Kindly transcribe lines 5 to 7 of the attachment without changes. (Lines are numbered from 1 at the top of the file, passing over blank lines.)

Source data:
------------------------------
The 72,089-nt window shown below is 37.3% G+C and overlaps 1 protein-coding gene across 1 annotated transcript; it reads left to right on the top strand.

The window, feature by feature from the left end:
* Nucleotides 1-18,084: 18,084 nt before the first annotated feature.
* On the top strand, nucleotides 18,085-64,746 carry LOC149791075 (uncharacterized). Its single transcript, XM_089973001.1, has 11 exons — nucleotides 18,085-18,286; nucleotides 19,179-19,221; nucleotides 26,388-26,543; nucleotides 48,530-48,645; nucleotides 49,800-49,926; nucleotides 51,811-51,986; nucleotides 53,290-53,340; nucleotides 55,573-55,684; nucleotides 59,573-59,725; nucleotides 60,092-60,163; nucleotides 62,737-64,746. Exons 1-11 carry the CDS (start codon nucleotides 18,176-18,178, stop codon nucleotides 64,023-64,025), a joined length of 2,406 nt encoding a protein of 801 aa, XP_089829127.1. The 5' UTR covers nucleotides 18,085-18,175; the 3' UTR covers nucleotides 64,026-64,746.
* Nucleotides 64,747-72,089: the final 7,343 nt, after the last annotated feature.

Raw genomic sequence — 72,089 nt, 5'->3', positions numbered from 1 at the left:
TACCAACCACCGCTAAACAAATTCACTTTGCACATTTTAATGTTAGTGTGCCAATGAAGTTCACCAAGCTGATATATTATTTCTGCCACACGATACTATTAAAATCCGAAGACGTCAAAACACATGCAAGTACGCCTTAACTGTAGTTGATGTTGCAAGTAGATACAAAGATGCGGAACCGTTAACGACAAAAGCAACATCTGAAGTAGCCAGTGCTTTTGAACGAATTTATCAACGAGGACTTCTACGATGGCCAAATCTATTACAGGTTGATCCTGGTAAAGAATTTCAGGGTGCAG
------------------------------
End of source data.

* Nucleotides 64,747-72,089: the final 7,343 nt, after the last annotated feature.

Raw genomic sequence — 72,089 nt, 5'->3', positions numbered from 1 at the left:
TACCAACCACCGCTAAACAAATTCACTTTGCACATTTTAATGTTAGTGTGCCAATGAAGTTCACCAAGCTGATATATTATTTCTGCCACACGATACTATTAAAATCCGAAGACGTCAAAACACATGCAAGTACGCCTTAACTGTAGTTGATGTTGCAAGTAGATACAAAGATGCGGAACCGTTAACGACAAAAGCAACATCTGAAGTAGCCAGTGCTTTTGAACGAATTTATCAACGAGGACTTCTACGATGGCCAAATCTATTACAGGTTGATCCTGGTAAAGAATTTCAGGGTGCAG